Once business expands, and the body and profile of work diversifies, it is expedient, if not essential, to upgrade. "Constant upgrade keeps you ahead in the game and ensures the regular flow of business and clients," says Sampath.
The good news, he feels, is that apart from a computer, where faster is better, making upgrades imperative, if you invest in timeless gear initially, then there is no urgency to upgrade year-on-year. "Neumann microphones, for example, are cutting edge and popularly used the world over," he says.
Bittersweet symphony. The initial investment may seem high to some, but it comes with short turnaround time, the creative freedom, and an interesting and talented pool of people to work with. Sampath says that proximity and contacts in the advertising circuit is the best driver of business since the advertising industry gives most of the work. "This is what makes breaking into the industry by a rank newcomer relatively simple, and eases the turnaround time to a mere six months," he adds.
However, Sivaperuman cautions that work is more easily available in movie hubs like Mumbai, Chennai and Hyderabad.
"The volume of work is larger in these cities since there are ample opportunities to record movie tracks and albums, radio spots, jingles and voiceovers for films and radio," he says. He feels that in other cities, as its spread and concentration is limited, work is tougher to come by. That slows down the returns and prolongs the gestation period for breaking even to a year.
Hope of deliverance. Whether you are a musician or a composer who plans to use the studio for personal recording or to record for others, or even if you simply want to invest in an audio studio to exploit its business potential, there is money to be made. "It's easy to earn about Rs 4 lakh a month with just about a year or two in the industry," says Sampath.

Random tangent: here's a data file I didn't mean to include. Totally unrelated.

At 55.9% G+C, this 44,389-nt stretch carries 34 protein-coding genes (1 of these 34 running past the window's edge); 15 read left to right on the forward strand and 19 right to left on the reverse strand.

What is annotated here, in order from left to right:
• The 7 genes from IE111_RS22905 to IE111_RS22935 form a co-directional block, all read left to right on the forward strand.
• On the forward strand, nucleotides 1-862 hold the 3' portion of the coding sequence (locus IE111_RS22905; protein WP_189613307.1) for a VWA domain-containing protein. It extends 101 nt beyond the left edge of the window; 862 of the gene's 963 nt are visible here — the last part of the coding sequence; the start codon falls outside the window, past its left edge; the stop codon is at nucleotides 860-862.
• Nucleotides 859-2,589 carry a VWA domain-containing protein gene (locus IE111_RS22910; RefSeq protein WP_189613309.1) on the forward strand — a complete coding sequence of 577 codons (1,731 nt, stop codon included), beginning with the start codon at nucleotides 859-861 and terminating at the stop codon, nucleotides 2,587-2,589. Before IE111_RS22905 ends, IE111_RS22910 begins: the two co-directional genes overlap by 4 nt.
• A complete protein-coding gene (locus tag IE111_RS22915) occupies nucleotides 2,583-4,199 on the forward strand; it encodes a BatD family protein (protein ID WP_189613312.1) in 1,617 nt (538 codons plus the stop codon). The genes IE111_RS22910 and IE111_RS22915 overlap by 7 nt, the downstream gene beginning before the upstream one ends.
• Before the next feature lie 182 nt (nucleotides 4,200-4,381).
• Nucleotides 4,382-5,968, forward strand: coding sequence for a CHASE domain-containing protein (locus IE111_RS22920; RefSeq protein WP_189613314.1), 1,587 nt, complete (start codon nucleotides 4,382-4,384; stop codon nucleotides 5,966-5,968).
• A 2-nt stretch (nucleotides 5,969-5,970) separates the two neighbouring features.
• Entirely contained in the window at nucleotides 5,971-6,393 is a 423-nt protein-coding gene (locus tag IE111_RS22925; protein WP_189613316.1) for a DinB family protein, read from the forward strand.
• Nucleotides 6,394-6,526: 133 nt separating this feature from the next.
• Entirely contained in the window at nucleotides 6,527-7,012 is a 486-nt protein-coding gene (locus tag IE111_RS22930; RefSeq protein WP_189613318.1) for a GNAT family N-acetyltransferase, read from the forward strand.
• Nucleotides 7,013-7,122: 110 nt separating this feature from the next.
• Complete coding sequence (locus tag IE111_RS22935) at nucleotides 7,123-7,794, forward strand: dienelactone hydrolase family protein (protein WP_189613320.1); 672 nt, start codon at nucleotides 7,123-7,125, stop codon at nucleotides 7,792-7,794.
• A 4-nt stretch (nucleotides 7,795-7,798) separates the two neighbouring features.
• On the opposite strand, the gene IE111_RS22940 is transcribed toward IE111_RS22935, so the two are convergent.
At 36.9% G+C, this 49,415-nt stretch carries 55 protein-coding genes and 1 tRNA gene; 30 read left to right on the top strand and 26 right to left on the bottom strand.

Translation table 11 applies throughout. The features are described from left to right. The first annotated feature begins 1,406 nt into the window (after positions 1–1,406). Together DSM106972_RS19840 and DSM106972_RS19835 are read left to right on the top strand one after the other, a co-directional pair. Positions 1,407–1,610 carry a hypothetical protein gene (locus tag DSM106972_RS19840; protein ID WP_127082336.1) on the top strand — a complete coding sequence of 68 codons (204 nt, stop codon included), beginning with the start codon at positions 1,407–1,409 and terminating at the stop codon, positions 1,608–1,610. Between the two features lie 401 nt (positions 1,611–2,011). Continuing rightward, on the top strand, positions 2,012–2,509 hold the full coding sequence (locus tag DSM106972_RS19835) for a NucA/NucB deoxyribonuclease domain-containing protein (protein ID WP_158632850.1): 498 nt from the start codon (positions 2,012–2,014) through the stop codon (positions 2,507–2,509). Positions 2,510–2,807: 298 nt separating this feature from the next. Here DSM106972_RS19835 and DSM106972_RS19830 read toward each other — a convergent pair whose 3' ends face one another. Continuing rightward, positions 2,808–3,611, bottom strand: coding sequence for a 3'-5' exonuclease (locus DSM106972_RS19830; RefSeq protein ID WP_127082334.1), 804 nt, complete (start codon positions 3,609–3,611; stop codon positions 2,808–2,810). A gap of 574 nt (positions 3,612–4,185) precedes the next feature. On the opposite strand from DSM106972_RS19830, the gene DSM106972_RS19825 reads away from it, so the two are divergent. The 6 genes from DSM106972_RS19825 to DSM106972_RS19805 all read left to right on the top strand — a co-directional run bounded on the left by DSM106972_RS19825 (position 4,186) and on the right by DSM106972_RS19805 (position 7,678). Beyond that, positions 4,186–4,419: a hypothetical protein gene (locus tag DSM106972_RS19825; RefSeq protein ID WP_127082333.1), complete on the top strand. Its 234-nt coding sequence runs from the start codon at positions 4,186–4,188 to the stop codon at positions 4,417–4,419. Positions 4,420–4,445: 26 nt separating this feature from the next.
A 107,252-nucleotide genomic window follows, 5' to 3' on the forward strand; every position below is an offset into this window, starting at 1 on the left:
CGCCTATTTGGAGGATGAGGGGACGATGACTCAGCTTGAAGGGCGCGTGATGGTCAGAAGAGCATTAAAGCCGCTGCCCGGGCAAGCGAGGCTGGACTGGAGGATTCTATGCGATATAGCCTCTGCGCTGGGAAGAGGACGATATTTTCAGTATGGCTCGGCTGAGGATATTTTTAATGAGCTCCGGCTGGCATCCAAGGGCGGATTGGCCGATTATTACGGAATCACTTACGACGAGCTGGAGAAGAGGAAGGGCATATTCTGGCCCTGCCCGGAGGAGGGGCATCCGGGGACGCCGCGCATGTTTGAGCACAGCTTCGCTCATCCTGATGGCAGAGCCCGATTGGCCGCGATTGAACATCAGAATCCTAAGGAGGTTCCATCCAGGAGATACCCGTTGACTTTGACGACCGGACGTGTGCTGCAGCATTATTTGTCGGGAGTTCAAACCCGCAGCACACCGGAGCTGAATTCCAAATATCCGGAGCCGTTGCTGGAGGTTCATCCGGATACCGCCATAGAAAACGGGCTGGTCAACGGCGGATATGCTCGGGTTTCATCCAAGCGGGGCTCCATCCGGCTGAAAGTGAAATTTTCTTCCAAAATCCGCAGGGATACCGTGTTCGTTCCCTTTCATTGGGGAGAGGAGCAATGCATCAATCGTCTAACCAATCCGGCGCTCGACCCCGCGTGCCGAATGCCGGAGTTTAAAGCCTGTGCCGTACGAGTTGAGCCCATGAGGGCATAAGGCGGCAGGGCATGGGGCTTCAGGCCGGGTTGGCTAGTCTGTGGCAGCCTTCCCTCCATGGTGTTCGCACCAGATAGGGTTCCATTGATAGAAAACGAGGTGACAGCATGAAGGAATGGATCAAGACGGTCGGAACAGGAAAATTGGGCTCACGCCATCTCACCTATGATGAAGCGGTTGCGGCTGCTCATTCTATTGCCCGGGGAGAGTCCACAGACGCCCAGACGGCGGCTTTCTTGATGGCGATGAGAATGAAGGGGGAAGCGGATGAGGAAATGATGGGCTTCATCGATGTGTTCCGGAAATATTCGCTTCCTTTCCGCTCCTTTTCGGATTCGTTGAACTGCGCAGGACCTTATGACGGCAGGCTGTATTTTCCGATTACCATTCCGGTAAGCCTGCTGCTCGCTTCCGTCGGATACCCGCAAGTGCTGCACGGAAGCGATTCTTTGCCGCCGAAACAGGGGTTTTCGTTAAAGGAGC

Sivaperuman pegs earnings at Rs 50,000-75,000 per month in Chennai, Hyderabad and Mumbai and between Rs 20,000 and Rs 30,000 in other cities. In case you are planning to rent out your studio, rentals vary widely between Rs 300 an hour and Rs 15,000-20,000 an hour depending on the location, city and equipment.
Says Sivaperuman, "Talent, competence and aptitude are also vital to the running of a successful recording studio and the price you can charge. If you inspire confidence with your craft, you will automatically and constantly attract a loyal clientele."
He feels a formal education in audio engineering is ideal, especially from a good school such as the School of Audio Engineering in Chennai or the Whistling Woods International Institute for Film, Television & Media Arts in Mumbai. "Lack of education can be traded only if you have at least 2-3 years of hands-on training and work experience in a good recording studio," he says.
Hariharan and Sampath, however, feel that how you market and position yourself is more important. "With passion, a ear for music and an acute knowledge of acoustics, you can run the show," says Sampath.
With its quick turnaround time and relatively easy start, home studios might just be the tune you were looking for.
|Email this Article Print this Article|
|© 2007 Rediff.com India Limited. All Rights Reserved. Disclaimer | Feedback|